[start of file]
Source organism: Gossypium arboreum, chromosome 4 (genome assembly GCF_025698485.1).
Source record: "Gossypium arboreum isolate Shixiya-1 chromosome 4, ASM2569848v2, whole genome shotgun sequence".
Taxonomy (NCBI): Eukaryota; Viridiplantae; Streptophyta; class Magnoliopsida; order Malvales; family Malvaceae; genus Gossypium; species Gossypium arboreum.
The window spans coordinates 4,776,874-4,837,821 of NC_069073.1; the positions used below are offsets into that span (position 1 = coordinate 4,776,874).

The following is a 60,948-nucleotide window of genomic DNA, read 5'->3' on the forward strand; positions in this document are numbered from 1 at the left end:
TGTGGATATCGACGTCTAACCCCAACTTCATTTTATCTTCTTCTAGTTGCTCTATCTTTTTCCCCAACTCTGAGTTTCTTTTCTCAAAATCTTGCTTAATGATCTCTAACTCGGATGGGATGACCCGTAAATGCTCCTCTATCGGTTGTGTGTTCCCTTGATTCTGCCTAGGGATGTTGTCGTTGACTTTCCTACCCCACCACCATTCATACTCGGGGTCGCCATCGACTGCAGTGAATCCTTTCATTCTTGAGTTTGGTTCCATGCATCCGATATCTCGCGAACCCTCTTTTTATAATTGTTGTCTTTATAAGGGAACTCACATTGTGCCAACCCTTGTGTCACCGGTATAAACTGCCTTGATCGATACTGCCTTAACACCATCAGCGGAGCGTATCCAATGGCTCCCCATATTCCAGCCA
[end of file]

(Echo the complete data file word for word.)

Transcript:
Source organism: Gossypium arboreum, chromosome 4 (genome assembly GCF_025698485.1).
Source record: "Gossypium arboreum isolate Shixiya-1 chromosome 4, ASM2569848v2, whole genome shotgun sequence".
Taxonomy (NCBI): Eukaryota; Viridiplantae; Streptophyta; class Magnoliopsida; order Malvales; family Malvaceae; genus Gossypium; species Gossypium arboreum.
The window spans coordinates 4,776,874-4,837,821 of NC_069073.1; the positions used below are offsets into that span (position 1 = coordinate 4,776,874).

The following is a 60,948-nucleotide window of genomic DNA, read 5'->3' on the forward strand; positions in this document are numbered from 1 at the left end:
TGTGGATATCGACGTCTAACCCCAACTTCATTTTATCTTCTTCTAGTTGCTCTATCTTTTTCCCCAACTCTGAGTTTCTTTTCTCAAAATCTTGCTTAATGATCTCTAACTCGGATGGGATGACCCGTAAATGCTCCTCTATCGGTTGTGTGTTCCCTTGATTCTGCCTAGGGATGTTGTCGTTGACTTTCCTACCCCACCACCATTCATACTCGGGGTCGCCATCGACTGCAGTGAATCCTTTCATTCTTGAGTTTGGTTCCATGCATCCGATATCTCGCGAACCCTCTTTTTATAATTGTTGTCTTTATAAGGGAACTCACATTGTGCCAACCCTTGTGTCACCGGTATAAACTGCCTTGATCGATACTGCCTTAACACCATCAGCGGAGCGTATCCAATGGCTCCCCATATTCCAGCCA